Students at UC Berkeley know that a history of our university would be woefully incomplete if it didn’t mention Cal students’ longstanding engagement with issues of social justice. We are reminded of past victories every time we refuel at the Free Speech Movement café. Ongoing protests and open letters to campus leaders remind us of the dialogue that many of us are still part of today.
Last week, students in Berkeley Connect Ethnic Studies & African American Studies took time to explore personal experiences with social justice issues in and out of the classroom. Although cautious at first, the students quickly got comfortable and began sharing.
Berkeley Connect mentor Selina Makana started the discussion with the simple question, “What do we mean by social justice?” Students had a variety of responses, from “working to undo social injustices embedded in institutions” to “empathy for others’ well-being and their state of mind.” Students discussed the meaning behind “intersectionality” (“it’s more than just a buzz word!”) before breaking into smaller groups to talk about ways that they personally engage in social justice.
Some students shared experiences of the organizations that they take part in—from Black Lives Matter to the Womxn Empowerment Club. Other students who are not members of specific groups shared the ways that they try to make a difference on an individual level. “Instead of displays of protest, I prefer getting more personal and sitting down one-on-one with someone if they make a racist or insensitive comment. I think this can help better get through to someone rather than calling them out in public. I try and create my own personal space for social justice.”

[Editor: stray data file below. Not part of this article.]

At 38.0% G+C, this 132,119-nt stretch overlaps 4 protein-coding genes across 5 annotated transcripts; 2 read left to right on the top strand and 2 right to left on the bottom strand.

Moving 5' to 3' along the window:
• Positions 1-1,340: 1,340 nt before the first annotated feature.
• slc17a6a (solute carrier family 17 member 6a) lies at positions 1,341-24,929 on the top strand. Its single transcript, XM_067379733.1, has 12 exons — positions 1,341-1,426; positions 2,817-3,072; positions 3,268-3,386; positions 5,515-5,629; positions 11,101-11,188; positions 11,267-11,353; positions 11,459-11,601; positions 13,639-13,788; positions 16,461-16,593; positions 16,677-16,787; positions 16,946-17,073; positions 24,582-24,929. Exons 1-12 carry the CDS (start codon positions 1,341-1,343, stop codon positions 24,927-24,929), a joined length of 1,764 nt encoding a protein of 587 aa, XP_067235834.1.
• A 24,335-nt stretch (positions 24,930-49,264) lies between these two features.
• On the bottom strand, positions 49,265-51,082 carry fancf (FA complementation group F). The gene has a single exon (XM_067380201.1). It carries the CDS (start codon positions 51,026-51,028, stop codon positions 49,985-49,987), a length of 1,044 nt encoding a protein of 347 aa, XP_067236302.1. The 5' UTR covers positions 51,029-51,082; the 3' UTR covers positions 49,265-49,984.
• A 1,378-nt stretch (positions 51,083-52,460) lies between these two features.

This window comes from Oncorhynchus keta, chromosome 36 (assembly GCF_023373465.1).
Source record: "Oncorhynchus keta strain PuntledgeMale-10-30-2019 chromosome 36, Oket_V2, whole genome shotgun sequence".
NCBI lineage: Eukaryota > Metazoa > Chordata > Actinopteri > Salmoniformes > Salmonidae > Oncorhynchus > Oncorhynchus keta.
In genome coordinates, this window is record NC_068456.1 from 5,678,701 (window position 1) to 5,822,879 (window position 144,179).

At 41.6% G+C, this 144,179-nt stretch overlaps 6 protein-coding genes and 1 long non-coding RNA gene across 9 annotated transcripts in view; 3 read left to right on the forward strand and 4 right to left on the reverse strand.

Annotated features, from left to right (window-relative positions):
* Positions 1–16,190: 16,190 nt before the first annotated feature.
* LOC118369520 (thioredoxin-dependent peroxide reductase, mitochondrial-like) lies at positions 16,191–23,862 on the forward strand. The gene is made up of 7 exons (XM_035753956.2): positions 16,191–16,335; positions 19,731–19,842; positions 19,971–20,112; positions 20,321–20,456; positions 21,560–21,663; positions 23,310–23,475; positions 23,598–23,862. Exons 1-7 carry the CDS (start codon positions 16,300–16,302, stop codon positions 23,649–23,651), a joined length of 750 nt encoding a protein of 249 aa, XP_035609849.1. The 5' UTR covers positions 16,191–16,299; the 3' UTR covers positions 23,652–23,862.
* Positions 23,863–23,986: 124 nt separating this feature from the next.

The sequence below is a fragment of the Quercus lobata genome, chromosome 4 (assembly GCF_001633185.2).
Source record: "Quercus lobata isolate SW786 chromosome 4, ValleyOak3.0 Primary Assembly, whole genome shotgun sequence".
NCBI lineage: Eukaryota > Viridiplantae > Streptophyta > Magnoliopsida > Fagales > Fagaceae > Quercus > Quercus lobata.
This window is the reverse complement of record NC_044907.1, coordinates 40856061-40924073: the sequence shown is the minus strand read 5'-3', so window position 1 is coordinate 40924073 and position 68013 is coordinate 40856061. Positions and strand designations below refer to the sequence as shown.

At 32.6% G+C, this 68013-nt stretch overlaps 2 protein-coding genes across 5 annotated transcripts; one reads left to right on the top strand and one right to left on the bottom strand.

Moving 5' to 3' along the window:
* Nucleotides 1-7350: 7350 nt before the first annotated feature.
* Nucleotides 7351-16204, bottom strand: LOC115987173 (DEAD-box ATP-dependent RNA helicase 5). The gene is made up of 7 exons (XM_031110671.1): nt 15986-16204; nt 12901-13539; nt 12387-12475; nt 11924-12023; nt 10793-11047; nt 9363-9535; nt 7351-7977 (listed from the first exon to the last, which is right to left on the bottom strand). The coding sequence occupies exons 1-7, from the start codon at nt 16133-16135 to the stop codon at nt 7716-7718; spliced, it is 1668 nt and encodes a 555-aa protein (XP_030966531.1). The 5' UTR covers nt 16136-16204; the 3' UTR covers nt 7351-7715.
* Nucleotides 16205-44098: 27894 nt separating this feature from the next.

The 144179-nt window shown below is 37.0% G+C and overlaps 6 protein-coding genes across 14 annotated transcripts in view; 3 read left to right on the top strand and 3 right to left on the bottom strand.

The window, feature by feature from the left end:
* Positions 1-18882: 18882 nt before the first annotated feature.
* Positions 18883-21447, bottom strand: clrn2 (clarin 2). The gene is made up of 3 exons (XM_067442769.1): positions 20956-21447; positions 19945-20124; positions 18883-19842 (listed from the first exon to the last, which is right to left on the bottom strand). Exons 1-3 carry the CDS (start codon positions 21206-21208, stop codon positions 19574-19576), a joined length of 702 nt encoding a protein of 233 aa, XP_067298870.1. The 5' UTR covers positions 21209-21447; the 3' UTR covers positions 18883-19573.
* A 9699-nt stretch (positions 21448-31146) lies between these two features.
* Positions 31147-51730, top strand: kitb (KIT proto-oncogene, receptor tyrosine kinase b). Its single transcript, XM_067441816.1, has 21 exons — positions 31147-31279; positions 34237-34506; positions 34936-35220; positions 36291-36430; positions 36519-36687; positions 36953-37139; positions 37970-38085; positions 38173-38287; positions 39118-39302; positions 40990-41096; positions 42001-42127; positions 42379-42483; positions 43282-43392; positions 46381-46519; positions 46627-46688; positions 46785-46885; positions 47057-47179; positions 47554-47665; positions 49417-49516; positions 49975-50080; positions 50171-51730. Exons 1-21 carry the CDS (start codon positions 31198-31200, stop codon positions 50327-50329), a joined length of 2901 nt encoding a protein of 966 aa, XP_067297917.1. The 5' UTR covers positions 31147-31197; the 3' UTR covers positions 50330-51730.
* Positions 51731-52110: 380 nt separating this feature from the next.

Another student talked about her own experiences in the classroom. She described feeling as if she didn’t belong in a class due to the subject matter and occasionally discriminatory comments made by the faculty member. “Should I have stayed silent in that class? What should I have done in that moment?” Another student who had been in similar situations offered the following advice: “Something that I feel is effective is asking the professor to clarify his or her statements. This way, it gives them time to rethink their previous comments, or they are forced to admit their bias again in front of the class.”
Students in Berkeley Connect Ethnic Studies & African American Studies are clearly living up to the legacy of UC Berkeley students working to make our society-and our university– more just. Sometimes this takes the form of organizing or marching in demonstrations, other times quietly sticking up for someone who is being silenced, or speaking up to question assumptions in a classroom.
Berkeley Connect Communications Assistant